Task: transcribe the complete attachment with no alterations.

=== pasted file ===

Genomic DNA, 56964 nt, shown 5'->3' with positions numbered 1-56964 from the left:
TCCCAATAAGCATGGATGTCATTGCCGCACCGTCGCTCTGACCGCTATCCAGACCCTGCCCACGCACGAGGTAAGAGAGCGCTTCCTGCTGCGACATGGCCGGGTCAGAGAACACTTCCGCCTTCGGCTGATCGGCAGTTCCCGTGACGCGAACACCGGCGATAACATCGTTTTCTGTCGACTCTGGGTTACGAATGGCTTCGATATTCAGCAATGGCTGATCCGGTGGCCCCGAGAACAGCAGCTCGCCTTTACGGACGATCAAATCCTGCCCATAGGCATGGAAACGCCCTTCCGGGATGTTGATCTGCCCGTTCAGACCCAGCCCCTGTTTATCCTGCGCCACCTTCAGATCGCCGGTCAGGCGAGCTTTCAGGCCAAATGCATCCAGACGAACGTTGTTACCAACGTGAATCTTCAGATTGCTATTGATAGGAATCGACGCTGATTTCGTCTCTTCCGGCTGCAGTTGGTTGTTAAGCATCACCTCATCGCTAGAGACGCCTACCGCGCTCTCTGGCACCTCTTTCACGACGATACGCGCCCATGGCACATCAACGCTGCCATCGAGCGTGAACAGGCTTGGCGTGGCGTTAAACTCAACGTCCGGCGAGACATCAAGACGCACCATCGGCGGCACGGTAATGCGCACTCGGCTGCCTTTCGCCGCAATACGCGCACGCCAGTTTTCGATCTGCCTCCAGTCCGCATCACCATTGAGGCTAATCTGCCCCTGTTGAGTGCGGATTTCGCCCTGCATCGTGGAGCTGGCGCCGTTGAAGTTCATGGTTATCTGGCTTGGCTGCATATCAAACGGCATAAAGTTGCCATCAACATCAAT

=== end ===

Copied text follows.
Genomic DNA, 56964 nt, shown 5'->3' with positions numbered 1-56964 from the left:
TCCCAATAAGCATGGATGTCATTGCCGCACCGTCGCTCTGACCGCTATCCAGACCCTGCCCACGCACGAGGTAAGAGAGCGCTTCCTGCTGCGACATGGCCGGGTCAGAGAACACTTCCGCCTTCGGCTGATCGGCAGTTCCCGTGACGCGAACACCGGCGATAACATCGTTTTCTGTCGACTCTGGGTTACGAATGGCTTCGATATTCAGCAATGGCTGATCCGGTGGCCCCGAGAACAGCAGCTCGCCTTTACGGACGATCAAATCCTGCCCATAGGCATGGAAACGCCCTTCCGGGATGTTGATCTGCCCGTTCAGACCCAGCCCCTGTTTATCCTGCGCCACCTTCAGATCGCCGGTCAGGCGAGCTTTCAGGCCAAATGCATCCAGACGAACGTTGTTACCAACGTGAATCTTCAGATTGCTATTGATAGGAATCGACGCTGATTTCGTCTCTTCCGGCTGCAGTTGGTTGTTAAGCATCACCTCATCGCTAGAGACGCCTACCGCGCTCTCTGGCACCTCTTTCACGACGATACGCGCCCATGGCACATCAACGCTGCCATCGAGCGTGAACAGGCTTGGCGTGGCGTTAAACTCAACGTCCGGCGAGACATCAAGACGCACCATCGGCGGCACGGTAATGCGCACTCGGCTGCCTTTCGCCGCAATACGCGCACGCCAGTTTTCGATCTGCCTCCAGTCCGCATCACCATTGAGGCTAATCTGCCCCTGTTGAGTGCGGATTTCGCCCTGCATCGTGGAGCTGGCGCCGTTGAAGTTCATGGTTATCTGGCTTGGCTGCATATCAAACGGCATAAAGTTGCCATCAACATCAAT